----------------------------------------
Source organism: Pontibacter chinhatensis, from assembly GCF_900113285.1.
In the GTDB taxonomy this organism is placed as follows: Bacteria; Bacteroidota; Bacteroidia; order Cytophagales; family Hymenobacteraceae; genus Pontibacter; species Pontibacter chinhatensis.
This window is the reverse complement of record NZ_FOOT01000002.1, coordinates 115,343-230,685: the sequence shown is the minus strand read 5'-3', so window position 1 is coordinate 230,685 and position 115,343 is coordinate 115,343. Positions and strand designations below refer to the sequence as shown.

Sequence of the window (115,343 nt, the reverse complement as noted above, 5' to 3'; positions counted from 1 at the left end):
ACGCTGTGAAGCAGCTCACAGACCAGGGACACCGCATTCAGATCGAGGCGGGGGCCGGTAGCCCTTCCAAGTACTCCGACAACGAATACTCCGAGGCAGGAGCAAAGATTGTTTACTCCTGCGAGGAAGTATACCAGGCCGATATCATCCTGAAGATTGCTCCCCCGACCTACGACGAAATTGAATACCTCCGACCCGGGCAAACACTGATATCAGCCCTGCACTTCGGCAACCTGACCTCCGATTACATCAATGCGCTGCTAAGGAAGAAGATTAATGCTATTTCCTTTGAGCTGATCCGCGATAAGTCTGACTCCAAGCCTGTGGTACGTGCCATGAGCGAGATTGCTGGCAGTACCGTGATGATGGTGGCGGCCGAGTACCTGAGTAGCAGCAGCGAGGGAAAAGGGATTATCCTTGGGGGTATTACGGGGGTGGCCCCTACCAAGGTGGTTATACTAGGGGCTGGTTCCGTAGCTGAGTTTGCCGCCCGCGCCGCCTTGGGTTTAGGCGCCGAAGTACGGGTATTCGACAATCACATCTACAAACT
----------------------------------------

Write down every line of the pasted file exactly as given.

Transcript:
Source organism: Pontibacter chinhatensis, from assembly GCF_900113285.1.
In the GTDB taxonomy this organism is placed as follows: Bacteria; Bacteroidota; Bacteroidia; order Cytophagales; family Hymenobacteraceae; genus Pontibacter; species Pontibacter chinhatensis.
This window is the reverse complement of record NZ_FOOT01000002.1, coordinates 115,343-230,685: the sequence shown is the minus strand read 5'-3', so window position 1 is coordinate 230,685 and position 115,343 is coordinate 115,343. Positions and strand designations below refer to the sequence as shown.

Sequence of the window (115,343 nt, the reverse complement as noted above, 5' to 3'; positions counted from 1 at the left end):
ACGCTGTGAAGCAGCTCACAGACCAGGGACACCGCATTCAGATCGAGGCGGGGGCCGGTAGCCCTTCCAAGTACTCCGACAACGAATACTCCGAGGCAGGAGCAAAGATTGTTTACTCCTGCGAGGAAGTATACCAGGCCGATATCATCCTGAAGATTGCTCCCCCGACCTACGACGAAATTGAATACCTCCGACCCGGGCAAACACTGATATCAGCCCTGCACTTCGGCAACCTGACCTCCGATTACATCAATGCGCTGCTAAGGAAGAAGATTAATGCTATTTCCTTTGAGCTGATCCGCGATAAGTCTGACTCCAAGCCTGTGGTACGTGCCATGAGCGAGATTGCTGGCAGTACCGTGATGATGGTGGCGGCCGAGTACCTGAGTAGCAGCAGCGAGGGAAAAGGGATTATCCTTGGGGGTATTACGGGGGTGGCCCCTACCAAGGTGGTTATACTAGGGGCTGGTTCCGTAGCTGAGTTTGCCGCCCGCGCCGCCTTGGGTTTAGGCGCCGAAGTACGGGTATTCGACAATCACATCTACAAACT